The council is governed by the Press Council Act of 1965, from which it also draws its powers. The PCI’s duties include upholding press freedom, setting standards for journalistic ethics, and hearing complaints about the media as a whole or a specific journalist. The PCI decides whether to uphold these allegations, but if it does, it is only able to admonish or censure the complainant—it cannot impose a fine or impose an imprisonment sentence.
VIEW: PCI is essential for press freedom
Democracy depends on press freedom, and press ethics are a crucial component without which the media would lose its soul and heart. Analysis, assessment, and promotion of what constitutes proper conduct and virtue according to the finest principles that are now available are important. As employees of news organizations, journalists have rights, obligations, and standards since, as people, they are bound by general ethical principles like telling the truth and causing the least amount of harm. Journalists have the difficult duty of making sure that they do not develop a biased and prejudiced viewpoint at the source of the news in order to taint it.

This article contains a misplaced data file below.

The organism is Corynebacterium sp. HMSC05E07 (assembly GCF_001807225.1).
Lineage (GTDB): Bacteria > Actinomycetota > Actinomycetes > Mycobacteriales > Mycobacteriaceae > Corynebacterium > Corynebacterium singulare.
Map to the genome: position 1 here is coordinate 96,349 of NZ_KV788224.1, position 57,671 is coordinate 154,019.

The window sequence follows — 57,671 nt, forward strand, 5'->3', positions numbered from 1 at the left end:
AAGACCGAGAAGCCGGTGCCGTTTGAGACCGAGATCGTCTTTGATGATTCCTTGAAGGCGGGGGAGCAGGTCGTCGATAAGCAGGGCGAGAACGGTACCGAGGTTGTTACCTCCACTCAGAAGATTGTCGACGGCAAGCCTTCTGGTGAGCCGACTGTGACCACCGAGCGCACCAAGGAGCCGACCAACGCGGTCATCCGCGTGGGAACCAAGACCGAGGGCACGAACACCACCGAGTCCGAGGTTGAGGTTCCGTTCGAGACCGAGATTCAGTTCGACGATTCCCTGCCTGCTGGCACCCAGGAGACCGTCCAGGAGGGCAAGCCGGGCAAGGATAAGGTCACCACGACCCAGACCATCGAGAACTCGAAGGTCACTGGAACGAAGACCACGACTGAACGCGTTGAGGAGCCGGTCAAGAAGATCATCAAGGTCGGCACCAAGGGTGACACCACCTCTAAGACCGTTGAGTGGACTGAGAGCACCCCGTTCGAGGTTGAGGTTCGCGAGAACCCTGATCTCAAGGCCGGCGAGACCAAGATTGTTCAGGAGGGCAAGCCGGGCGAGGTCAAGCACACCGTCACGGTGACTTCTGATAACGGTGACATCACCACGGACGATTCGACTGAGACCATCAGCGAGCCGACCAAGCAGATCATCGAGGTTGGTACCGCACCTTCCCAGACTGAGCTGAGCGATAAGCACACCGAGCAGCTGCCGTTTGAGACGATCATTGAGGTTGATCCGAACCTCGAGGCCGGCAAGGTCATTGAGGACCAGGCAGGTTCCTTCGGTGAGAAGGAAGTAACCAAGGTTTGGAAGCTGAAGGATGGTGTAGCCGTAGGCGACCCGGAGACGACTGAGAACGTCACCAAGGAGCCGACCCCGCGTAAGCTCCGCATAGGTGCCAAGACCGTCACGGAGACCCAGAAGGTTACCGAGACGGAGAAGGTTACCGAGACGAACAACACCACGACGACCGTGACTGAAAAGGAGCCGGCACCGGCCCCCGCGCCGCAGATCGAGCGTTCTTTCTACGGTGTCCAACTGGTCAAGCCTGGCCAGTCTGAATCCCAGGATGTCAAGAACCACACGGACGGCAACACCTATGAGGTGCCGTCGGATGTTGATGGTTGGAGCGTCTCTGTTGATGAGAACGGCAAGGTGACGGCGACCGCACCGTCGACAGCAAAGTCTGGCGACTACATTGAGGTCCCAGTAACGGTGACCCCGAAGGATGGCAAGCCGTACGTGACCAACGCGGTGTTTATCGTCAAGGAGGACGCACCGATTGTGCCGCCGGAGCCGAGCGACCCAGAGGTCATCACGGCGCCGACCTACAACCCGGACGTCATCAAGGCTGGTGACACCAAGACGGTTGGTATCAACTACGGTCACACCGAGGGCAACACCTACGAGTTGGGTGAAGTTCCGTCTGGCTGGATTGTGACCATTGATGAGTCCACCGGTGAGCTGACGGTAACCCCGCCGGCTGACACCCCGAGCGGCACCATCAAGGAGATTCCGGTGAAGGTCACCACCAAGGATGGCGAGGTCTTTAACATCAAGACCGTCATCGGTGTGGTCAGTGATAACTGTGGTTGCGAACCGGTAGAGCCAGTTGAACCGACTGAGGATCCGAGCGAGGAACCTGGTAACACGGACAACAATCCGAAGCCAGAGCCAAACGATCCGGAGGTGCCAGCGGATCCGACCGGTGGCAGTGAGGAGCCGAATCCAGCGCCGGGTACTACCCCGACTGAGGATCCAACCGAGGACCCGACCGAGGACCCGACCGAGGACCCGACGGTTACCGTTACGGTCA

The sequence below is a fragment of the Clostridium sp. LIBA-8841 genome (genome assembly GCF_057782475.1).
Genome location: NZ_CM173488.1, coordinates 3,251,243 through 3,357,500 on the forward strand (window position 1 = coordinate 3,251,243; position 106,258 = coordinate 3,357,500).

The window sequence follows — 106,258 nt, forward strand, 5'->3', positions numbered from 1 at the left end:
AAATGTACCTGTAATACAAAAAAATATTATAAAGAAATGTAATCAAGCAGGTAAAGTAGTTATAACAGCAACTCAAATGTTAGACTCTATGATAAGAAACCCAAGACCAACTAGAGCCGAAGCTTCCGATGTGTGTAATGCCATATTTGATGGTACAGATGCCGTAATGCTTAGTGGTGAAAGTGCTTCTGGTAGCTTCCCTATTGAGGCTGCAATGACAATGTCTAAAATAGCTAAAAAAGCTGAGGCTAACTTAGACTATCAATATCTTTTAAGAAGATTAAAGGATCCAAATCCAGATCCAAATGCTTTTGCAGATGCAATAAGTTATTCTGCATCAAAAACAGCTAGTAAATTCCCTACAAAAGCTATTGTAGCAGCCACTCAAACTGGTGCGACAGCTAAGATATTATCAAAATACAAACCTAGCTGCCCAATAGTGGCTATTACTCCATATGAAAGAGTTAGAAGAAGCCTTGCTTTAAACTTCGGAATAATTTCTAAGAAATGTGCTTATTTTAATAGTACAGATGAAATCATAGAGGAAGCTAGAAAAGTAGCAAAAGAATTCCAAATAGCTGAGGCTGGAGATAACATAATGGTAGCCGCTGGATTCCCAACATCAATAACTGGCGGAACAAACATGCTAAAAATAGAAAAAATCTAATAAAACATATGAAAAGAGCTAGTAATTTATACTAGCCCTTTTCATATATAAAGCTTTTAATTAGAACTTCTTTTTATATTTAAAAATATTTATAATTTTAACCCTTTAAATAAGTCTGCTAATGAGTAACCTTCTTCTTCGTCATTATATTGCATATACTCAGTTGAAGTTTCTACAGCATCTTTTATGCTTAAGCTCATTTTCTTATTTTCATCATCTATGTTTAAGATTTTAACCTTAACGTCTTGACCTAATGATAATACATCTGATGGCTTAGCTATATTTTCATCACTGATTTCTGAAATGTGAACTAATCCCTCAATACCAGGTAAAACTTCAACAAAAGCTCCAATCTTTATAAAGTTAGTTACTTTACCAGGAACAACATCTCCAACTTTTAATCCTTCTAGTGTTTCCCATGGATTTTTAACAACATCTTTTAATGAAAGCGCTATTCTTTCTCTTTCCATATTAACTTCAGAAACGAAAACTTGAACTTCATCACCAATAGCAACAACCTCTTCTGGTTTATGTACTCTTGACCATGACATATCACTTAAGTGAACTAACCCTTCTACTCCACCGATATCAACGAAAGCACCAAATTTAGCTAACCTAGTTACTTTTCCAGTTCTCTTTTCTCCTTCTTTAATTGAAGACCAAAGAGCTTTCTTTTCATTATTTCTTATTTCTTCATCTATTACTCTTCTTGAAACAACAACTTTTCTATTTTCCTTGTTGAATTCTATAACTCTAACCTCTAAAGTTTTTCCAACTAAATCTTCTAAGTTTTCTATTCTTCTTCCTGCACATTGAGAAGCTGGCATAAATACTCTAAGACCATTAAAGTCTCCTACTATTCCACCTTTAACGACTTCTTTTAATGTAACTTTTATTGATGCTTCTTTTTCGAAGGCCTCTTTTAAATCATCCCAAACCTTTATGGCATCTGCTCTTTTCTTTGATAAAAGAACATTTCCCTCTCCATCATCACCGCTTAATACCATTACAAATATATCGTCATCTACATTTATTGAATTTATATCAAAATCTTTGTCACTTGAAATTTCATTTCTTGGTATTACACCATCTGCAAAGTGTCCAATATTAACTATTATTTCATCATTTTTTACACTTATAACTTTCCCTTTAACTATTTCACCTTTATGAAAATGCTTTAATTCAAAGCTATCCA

The PCI is, therefore, a quasi-judicial regulatory body that ensures the protection of journalists. Due to the advancement of technology, especially in the field of communication, publishing and reporting anything from anywhere has become increasingly easy. In this regard, it is also the responsibility of the body to uphold the integrity of media as a platform for communication between the rule makers and the public. Since the process of the formation of the body is also based on democratic principles, it sets the tone for every media house in the country.